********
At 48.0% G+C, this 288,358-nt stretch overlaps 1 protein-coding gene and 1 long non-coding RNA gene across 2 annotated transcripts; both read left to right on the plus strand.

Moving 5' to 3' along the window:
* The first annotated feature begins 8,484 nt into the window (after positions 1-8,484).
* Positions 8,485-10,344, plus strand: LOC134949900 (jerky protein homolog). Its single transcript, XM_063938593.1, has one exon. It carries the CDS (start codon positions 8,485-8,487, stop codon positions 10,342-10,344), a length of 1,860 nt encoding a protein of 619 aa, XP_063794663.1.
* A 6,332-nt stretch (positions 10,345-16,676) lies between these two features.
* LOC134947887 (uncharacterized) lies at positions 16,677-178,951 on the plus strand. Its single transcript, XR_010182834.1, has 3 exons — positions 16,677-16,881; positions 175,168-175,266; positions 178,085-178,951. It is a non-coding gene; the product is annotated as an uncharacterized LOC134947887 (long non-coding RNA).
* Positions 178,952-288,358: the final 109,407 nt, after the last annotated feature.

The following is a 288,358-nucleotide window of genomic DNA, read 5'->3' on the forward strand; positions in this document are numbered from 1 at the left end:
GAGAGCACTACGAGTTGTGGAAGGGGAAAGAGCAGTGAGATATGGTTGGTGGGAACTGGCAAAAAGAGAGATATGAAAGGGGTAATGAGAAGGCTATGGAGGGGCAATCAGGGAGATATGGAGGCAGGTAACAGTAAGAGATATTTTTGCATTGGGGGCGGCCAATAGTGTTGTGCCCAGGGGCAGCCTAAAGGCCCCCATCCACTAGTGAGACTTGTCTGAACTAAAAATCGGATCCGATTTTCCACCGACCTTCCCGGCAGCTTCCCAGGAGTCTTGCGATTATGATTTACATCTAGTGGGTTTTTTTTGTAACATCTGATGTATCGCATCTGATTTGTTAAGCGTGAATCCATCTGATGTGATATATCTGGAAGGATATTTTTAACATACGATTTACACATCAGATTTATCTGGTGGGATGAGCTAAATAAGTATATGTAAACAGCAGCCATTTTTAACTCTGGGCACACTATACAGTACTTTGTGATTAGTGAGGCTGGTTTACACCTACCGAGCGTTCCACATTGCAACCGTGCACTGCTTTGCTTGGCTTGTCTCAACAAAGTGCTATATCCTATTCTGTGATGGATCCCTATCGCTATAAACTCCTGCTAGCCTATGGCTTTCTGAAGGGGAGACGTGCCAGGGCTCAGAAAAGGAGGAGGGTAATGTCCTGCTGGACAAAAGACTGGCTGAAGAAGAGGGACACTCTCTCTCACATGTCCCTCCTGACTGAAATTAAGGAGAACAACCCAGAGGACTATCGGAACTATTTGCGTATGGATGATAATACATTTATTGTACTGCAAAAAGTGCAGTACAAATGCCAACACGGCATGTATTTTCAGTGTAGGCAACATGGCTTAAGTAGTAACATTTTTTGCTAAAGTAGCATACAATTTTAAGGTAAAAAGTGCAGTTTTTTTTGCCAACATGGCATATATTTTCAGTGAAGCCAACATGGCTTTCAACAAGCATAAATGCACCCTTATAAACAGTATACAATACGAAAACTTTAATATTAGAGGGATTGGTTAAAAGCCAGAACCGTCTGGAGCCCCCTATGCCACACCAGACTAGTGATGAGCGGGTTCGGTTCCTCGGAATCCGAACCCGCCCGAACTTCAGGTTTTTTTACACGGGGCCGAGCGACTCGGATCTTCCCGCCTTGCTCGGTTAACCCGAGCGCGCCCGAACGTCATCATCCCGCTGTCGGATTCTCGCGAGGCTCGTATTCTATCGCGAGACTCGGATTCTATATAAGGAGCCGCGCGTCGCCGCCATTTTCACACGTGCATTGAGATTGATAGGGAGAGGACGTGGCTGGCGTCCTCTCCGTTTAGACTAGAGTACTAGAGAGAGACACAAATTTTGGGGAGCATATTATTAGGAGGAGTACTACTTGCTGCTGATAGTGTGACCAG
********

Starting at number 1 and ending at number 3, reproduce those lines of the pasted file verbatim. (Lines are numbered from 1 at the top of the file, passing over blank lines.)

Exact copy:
At 48.0% G+C, this 288,358-nt stretch overlaps 1 protein-coding gene and 1 long non-coding RNA gene across 2 annotated transcripts; both read left to right on the plus strand.

Moving 5' to 3' along the window:
* The first annotated feature begins 8,484 nt into the window (after positions 1-8,484).